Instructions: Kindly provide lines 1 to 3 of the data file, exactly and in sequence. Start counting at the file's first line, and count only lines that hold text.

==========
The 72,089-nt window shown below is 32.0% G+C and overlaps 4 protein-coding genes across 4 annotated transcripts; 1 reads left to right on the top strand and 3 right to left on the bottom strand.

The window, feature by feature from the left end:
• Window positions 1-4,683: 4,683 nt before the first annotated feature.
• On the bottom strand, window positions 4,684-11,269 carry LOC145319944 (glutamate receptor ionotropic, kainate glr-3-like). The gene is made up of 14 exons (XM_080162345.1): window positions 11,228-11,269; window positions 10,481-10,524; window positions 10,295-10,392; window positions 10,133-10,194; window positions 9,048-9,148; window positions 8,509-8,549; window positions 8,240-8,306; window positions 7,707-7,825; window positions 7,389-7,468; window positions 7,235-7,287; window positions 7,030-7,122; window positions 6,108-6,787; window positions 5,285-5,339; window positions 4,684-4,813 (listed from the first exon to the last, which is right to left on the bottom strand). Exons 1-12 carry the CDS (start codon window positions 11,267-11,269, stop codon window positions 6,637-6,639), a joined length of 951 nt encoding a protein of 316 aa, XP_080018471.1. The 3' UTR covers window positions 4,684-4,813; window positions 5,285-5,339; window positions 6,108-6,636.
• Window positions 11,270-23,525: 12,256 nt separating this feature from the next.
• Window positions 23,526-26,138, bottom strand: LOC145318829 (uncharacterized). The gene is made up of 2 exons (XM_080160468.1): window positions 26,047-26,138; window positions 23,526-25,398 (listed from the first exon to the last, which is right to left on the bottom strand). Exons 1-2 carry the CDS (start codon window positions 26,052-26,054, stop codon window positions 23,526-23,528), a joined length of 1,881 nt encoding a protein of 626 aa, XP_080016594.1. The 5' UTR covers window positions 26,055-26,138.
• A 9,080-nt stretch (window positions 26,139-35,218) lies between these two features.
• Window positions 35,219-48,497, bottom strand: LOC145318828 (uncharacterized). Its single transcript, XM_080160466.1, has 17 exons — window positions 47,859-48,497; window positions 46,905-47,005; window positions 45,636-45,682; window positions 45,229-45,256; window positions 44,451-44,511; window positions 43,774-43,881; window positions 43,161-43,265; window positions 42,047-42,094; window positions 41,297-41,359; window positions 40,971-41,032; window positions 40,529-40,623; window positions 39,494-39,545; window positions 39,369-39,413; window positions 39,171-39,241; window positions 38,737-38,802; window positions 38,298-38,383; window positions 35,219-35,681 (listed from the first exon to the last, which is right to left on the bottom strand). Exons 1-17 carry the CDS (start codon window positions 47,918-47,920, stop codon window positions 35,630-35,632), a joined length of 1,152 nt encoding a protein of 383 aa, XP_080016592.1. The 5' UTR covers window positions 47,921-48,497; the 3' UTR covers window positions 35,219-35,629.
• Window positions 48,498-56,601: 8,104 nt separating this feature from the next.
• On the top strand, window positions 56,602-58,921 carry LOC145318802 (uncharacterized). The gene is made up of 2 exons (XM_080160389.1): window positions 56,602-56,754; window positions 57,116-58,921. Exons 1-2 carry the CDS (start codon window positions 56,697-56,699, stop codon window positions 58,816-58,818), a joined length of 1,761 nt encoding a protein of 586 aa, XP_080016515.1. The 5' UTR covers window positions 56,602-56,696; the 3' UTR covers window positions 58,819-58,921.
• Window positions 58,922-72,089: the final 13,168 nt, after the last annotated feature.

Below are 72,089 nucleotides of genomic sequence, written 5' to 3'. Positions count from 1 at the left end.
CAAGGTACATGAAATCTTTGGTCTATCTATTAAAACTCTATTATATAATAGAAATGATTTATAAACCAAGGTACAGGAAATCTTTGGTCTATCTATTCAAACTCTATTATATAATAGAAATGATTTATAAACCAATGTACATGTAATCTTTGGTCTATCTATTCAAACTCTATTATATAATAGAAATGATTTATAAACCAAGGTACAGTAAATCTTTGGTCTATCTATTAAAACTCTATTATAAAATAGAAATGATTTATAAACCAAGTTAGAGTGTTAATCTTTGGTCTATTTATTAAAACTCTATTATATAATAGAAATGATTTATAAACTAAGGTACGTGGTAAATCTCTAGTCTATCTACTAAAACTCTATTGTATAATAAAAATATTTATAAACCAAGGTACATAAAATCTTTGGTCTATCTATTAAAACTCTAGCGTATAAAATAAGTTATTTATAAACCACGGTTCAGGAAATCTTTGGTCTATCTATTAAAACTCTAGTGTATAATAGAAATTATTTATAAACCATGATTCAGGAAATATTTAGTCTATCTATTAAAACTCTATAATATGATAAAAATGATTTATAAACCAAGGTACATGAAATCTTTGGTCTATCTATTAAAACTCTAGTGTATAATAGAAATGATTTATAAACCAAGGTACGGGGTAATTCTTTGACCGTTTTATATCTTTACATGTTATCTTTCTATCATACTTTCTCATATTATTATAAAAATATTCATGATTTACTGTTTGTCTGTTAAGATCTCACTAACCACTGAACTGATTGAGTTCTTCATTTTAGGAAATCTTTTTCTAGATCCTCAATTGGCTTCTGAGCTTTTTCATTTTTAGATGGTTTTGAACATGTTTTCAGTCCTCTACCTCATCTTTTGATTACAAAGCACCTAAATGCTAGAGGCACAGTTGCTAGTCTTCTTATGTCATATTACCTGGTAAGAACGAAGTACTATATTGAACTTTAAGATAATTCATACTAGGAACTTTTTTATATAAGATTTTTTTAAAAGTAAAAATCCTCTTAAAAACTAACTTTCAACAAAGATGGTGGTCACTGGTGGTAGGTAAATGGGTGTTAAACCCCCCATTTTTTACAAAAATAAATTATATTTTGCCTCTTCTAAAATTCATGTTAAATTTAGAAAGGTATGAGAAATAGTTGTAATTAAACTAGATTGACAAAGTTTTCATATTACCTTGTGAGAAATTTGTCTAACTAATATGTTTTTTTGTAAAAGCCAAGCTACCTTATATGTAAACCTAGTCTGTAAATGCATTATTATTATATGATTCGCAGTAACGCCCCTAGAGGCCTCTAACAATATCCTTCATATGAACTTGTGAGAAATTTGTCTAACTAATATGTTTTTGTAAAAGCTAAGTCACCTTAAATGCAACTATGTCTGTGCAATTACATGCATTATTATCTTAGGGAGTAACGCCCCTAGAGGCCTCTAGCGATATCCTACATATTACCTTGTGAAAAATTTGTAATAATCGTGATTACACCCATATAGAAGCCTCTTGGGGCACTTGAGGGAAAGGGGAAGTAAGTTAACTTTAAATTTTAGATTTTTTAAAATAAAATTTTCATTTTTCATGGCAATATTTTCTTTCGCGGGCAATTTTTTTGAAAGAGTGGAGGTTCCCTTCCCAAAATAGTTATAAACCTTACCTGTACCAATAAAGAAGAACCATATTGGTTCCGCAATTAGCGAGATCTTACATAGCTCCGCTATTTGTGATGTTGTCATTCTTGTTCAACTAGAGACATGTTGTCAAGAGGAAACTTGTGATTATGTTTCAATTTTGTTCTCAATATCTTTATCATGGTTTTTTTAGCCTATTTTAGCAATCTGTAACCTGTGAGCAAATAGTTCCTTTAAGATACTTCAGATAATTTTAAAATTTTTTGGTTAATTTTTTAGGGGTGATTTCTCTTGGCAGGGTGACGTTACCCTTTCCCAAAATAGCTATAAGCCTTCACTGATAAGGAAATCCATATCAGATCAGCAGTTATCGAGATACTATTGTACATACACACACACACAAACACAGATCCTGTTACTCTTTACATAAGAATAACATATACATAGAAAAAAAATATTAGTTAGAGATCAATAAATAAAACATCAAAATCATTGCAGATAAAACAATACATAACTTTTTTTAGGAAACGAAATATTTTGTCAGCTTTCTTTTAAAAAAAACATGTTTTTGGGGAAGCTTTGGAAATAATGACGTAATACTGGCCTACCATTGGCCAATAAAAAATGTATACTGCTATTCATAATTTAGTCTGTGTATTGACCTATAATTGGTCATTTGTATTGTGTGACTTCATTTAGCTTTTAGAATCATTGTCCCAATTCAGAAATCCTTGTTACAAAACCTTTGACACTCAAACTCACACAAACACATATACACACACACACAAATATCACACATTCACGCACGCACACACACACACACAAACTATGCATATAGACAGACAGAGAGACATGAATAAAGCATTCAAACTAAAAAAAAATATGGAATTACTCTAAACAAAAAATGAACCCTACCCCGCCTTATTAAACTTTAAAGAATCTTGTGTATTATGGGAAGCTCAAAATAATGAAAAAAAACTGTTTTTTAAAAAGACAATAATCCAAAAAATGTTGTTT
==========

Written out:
The 72,089-nt window shown below is 32.0% G+C and overlaps 4 protein-coding genes across 4 annotated transcripts; 1 reads left to right on the top strand and 3 right to left on the bottom strand.

The window, feature by feature from the left end:
• Window positions 1-4,683: 4,683 nt before the first annotated feature.